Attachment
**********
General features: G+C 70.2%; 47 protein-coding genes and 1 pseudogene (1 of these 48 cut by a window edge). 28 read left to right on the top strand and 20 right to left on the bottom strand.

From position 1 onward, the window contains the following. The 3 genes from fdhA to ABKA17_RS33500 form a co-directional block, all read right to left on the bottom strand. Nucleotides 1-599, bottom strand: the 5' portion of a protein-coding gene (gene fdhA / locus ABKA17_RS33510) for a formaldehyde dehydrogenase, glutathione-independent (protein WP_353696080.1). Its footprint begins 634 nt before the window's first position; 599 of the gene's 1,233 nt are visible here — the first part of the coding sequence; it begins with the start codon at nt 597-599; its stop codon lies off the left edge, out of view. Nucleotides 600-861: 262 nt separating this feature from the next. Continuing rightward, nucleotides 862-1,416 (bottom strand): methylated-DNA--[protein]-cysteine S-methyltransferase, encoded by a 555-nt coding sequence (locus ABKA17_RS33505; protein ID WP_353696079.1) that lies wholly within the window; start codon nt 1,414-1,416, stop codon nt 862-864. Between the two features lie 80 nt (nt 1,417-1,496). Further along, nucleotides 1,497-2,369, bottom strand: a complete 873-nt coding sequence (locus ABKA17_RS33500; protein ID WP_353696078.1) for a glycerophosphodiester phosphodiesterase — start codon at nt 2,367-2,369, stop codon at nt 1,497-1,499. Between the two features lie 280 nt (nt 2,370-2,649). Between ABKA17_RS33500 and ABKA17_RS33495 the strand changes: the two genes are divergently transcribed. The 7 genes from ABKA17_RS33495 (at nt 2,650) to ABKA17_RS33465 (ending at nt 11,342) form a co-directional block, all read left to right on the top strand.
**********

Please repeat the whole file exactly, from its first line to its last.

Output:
General features: G+C 70.2%; 47 protein-coding genes and 1 pseudogene (1 of these 48 cut by a window edge). 28 read left to right on the top strand and 20 right to left on the bottom strand.

From position 1 onward, the window contains the following. The 3 genes from fdhA to ABKA17_RS33500 form a co-directional block, all read right to left on the bottom strand. Nucleotides 1-599, bottom strand: the 5' portion of a protein-coding gene (gene fdhA / locus ABKA17_RS33510) for a formaldehyde dehydrogenase, glutathione-independent (protein WP_353696080.1). Its footprint begins 634 nt before the window's first position; 599 of the gene's 1,233 nt are visible here — the first part of the coding sequence; it begins with the start codon at nt 597-599; its stop codon lies off the left edge, out of view. Nucleotides 600-861: 262 nt separating this feature from the next. Continuing rightward, nucleotides 862-1,416 (bottom strand): methylated-DNA--[protein]-cysteine S-methyltransferase, encoded by a 555-nt coding sequence (locus ABKA17_RS33505; protein ID WP_353696079.1) that lies wholly within the window; start codon nt 1,414-1,416, stop codon nt 862-864. Between the two features lie 80 nt (nt 1,417-1,496). Further along, nucleotides 1,497-2,369, bottom strand: a complete 873-nt coding sequence (locus ABKA17_RS33500; protein ID WP_353696078.1) for a glycerophosphodiester phosphodiesterase — start codon at nt 2,367-2,369, stop codon at nt 1,497-1,499. Between the two features lie 280 nt (nt 2,370-2,649). Between ABKA17_RS33500 and ABKA17_RS33495 the strand changes: the two genes are divergently transcribed. The 7 genes from ABKA17_RS33495 (at nt 2,650) to ABKA17_RS33465 (ending at nt 11,342) form a co-directional block, all read left to right on the top strand.